Thursday, February 19, 2009

This is a great thing for Saipan Southern High School and the CNMI.

Officials consider alternative energy for schools
Thursday, 19 February 2009 00:00 By Junhan B. Todeno - Variety News Staff
E-mail Print PDF

STUDENTS, school and government officials witnessed yesterday how the wind turbine operates at Saipan Southern High School and expressed confidence that this alternative energy will reduce the school’s monthly power bills.

The wind turbine stands tall on the campus of Southern Saipan High School yesterday. Photo by Junhan B. Todeno

The wind turbine stands tall on the campus of Southern Saipan High School yesterday. Photo by Junhan B. Todeno
Calling the project as a CNMI milestone, both Education Commissioner Rita Sablan and Board of Education Chairwoman Lucy Blanco-Maratita are hoping that all schools will soon have renewable energy sources.

“This is one of the ways we can conserve energy,” Sablan said.

The wind turbine will not only minimize the need for Commonwealth Utilities Corp.’s power, it will also show that the school cares for the environment, Blanco-Mararita said.

She said BOE members have discussed adapting alternative energy sources to reduce the schools’ power bills.

SSHS vice principal Craig Garrison acknowledged the efforts of the Allied Pacific Environmental Consultant for installing the wind turbine on campus.

Robert Jordan, Allied Pacific Environmental Consultant program manager, said the wind turbine is still in the system test stage.

“This is a first in the Pacific and first time the U.S. Environmental Protection Agency has approved a supplemental environmental project that utilizes renewable energy as a pilot project,” he said.

Jordan said the project was proposed to the school by the now defunct Concorde Garment Manufacturing Co. of Tan Holdings as an alternative means of settling the fines it owed to EPA for violations of its rules.

Senate President Pete P. Reyes, R-Saipan, said the project is highly recommended.

He attended yesterday’s ribbon-cutting ceremony for the $90,000 Skystream 3.7 wind turbine and nine Kyocera 18V solar panels.

SSHS administrators, he said, should start thinking now where to install another wind turbine on their campus.

Reyes said he is hoping to see SSHS to have nine more wind turbines so it can entirely operate on renewable energy.

Tom Polevich, Allied Pacific Environmental Consulting president, said the project in CNMI a major step forward toward the future of alternative energy use in the commonwealth.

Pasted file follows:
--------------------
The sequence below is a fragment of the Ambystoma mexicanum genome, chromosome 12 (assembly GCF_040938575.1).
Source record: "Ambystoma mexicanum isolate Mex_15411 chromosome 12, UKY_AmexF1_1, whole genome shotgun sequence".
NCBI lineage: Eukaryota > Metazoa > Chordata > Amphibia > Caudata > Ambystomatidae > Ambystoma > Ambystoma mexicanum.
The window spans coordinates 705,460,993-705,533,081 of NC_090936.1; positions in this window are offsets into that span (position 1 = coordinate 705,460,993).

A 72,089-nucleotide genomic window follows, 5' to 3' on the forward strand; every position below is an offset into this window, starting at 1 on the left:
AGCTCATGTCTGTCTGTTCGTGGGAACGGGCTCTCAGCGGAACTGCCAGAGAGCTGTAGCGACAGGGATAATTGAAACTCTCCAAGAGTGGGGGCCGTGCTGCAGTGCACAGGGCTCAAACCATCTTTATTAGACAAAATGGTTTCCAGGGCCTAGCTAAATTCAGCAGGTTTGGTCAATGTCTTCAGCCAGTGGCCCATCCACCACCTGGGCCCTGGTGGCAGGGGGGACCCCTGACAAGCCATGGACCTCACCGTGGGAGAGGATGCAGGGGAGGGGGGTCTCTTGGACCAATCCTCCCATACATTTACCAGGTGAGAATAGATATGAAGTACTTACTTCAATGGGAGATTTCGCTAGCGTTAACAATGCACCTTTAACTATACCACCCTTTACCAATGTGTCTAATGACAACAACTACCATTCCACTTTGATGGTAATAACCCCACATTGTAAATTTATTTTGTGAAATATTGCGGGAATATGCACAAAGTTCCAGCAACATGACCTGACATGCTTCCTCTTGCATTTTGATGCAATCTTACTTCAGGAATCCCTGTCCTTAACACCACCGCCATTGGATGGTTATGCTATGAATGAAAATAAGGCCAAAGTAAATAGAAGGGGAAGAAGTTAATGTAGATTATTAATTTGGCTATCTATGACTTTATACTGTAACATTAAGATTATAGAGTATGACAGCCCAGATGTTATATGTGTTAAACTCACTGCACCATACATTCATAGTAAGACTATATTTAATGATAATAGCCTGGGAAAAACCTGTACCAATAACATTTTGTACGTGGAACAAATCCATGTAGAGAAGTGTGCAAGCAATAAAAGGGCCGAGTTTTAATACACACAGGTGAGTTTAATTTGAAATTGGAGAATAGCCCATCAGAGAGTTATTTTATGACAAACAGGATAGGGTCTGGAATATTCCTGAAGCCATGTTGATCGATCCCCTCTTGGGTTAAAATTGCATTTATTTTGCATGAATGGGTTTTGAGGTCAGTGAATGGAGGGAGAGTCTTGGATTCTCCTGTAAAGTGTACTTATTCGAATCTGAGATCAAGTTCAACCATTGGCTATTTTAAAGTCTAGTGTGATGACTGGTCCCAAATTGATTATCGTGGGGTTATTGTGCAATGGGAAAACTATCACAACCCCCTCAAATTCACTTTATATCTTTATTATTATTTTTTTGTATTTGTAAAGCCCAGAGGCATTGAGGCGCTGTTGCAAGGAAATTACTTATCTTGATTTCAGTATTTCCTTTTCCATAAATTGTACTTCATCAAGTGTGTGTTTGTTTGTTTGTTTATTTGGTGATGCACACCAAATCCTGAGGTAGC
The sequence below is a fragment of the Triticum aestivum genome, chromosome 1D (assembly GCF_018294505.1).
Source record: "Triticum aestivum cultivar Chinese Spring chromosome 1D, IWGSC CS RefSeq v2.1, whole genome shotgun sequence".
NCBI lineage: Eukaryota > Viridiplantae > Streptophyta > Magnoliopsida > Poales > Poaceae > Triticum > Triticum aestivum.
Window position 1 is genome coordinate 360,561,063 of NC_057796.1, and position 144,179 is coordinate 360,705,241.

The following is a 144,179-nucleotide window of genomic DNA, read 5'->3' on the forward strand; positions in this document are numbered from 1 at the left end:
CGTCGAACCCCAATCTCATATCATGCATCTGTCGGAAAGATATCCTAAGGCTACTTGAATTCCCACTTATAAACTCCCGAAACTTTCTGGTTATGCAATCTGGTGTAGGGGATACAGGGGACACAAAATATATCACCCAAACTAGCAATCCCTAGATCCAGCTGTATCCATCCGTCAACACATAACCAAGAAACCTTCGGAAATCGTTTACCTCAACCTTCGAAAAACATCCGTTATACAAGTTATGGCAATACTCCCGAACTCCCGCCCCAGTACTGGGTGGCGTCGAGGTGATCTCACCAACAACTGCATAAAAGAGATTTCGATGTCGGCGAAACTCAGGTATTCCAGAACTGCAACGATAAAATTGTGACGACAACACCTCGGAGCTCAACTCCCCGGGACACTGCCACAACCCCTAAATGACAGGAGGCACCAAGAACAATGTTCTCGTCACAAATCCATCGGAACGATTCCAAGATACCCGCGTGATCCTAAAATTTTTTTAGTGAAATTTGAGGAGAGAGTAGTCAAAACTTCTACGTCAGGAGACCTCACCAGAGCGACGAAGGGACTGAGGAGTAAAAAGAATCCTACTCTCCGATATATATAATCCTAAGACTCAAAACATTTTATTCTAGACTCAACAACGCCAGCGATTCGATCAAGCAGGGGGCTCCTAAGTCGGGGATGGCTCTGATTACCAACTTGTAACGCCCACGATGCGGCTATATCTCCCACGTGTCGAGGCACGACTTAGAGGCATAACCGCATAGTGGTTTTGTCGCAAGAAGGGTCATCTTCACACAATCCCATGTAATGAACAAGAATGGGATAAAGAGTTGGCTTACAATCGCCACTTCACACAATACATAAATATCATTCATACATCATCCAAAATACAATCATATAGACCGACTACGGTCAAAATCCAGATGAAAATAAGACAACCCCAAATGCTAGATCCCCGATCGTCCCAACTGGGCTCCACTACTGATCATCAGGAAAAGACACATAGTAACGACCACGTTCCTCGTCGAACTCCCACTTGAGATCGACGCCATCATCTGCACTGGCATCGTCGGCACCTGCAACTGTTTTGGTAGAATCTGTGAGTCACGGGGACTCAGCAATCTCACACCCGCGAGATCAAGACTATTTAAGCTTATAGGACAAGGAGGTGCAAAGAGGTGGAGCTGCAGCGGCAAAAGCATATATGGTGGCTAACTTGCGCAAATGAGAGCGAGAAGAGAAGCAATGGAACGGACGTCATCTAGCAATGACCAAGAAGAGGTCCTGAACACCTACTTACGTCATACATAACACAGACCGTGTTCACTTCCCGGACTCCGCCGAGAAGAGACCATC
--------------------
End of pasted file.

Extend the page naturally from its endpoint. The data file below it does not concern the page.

SSHS student government president Janina Maratita said the students are looking forward to seeing similar projects on campus.

Monday, February 16, 2009

Golden Rays

A friend of mine shared this with me and I think this is so incredibly amazing I just had to share it with you. the sea, thousands of Golden Rays are seen here gathering off the coast of Mexico. The spectacular scene was captured as the magnificent creatures made one of their biannual mass migrations to more agreeable waters. Gliding silently beneath the waves, they turned vast areas of blue water to gold off the northern tip of the Yucatan Peninsula. Sandra Critelli, an amateur photographer, stumbled across the phenomenon while looking for whale sharks.

She said: 'It was an unreal image, very difficult to describe. The surface of the water was covered by warm and different shades of gold and looked like a bed of autumn leaves gently moved by the wind.

'It's hard to say exactly how many there were, but in the range of a few thousand'

'We were surrounded by them without seeing the edge of the school and we could see many under the water surface too. I feel very fortunate I was there in the right place at the right time to experience nature at its best' Measuring up to 7ft (2.1 meters) from wing-tip to wing-tip, Golden rays are also more prosaically known as cow nose rays.

They have long, pointed pectoral fins that separate into two lobes in front of their high-domed heads and give them a cow-like appearance. Despite having poisonous stingers, they are known to be shy and non-threatening when in large schools.

The population in the Gulf of Mexico migrates, in schools of as many as 10,000, clockwise from western Florida to the Yucatan.